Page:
A new Garvan study provides doctors with guidelines on when to repeat bone mineral density (BMD) tests for their patients. For a serious condition like osteoporosis, affecting millions, it is important to establish clear protocols.
A new study provides doctors with guidelines on when to repeat bone mineral density (BMD) tests for their patients.
International clinical guidelines on the matter are hazy, with different practices followed in different countries. For a serious condition like osteoporosis, affecting millions, it is important to establish clear protocols.
Professor Tuan Nguyen and Dr Nguyen Nguyen from the Garvan Institute of Medical Research, with PhD student Steve Frost from The University of Western Sydney, have updated fracture risk algorithms and created simple tables to guide clinicians. Their findings are now online in the prestigious Journal of Bone and Mineral Research.
“More than 50% of women and 60% of men who suffer a fracture do not have osteoporosis,” said Professor Nguyen, who led the study.
“Fracture prevention treatment usually relies on the diagnosis of osteoporosis by bone density measurement. This does not help the people who are not osteoporotic but are at risk of fracture based on a combination of other risk factors, including age, history of personal fracture, and history of falls.”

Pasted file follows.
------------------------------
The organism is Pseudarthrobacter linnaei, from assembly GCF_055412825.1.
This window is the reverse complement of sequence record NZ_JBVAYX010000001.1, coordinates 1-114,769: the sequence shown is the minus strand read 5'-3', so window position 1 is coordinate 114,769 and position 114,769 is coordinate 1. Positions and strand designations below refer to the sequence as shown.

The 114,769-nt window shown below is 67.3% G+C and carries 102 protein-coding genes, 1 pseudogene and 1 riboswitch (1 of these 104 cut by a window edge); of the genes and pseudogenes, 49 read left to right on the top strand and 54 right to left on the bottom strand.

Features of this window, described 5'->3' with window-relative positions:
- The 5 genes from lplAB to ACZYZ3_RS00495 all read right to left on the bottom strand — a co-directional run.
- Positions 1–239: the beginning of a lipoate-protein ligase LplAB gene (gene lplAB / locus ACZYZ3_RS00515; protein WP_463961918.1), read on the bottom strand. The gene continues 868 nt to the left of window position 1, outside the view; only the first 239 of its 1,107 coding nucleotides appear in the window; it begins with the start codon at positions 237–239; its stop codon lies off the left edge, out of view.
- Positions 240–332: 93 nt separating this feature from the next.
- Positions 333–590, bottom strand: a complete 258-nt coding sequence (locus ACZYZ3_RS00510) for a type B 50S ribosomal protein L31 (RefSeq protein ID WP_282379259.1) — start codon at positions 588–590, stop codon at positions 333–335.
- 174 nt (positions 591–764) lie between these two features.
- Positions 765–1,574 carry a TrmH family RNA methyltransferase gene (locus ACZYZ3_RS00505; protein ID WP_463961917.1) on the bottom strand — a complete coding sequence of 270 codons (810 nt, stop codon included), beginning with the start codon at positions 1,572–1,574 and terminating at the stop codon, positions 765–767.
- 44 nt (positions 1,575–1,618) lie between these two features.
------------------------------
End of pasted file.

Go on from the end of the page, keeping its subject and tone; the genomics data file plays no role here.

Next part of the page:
“There are varying opinions around the world on whether or not repeat bone density measurements can help prognosis of fracture. Our research suggests they can.”
“Bone density is an important predictor of fracture, and it declines with advancing age. Each year, people lose 0.6 – 1.0% of their bone density.”
“If someone has a BMD T score of -2.5 or lower, they have osteoporosis. If someone has a BMD T score of -2.4, they don’t have osteoporosis now, but they could develop it within a year.”
“So if a 70 year old woman showed a BMD T score of -2.4, it’s logical that you would not re-schedule her for testing in 2 years.”
“We think that it’s vital to reschedule bone density measurements based on age and initial BMD.”
The data for the work come from the world-renowned Dubbo Osteoporosis Epidemiology Study, where the bone health of a group of non-osteoporotic men and women was tracked for 18 years to see how many of them developed osteoporosis or sustained fractures.
Professor Nguyen and team developed a web-based fracture risk calculator last year, also based on Dubbo data.
“Our current model of prognoses, which predicts the risk of osteoporosis or fracture based on an individual’s age and initial BMD, will eventually be incorporated into the online calculator and this additional element will make it even more powerful,” said Nguyen.
Paper nomograms and tables, incorporating the new calculations, are available to GPs from the Osteoporosis and Bone Biology Program by request.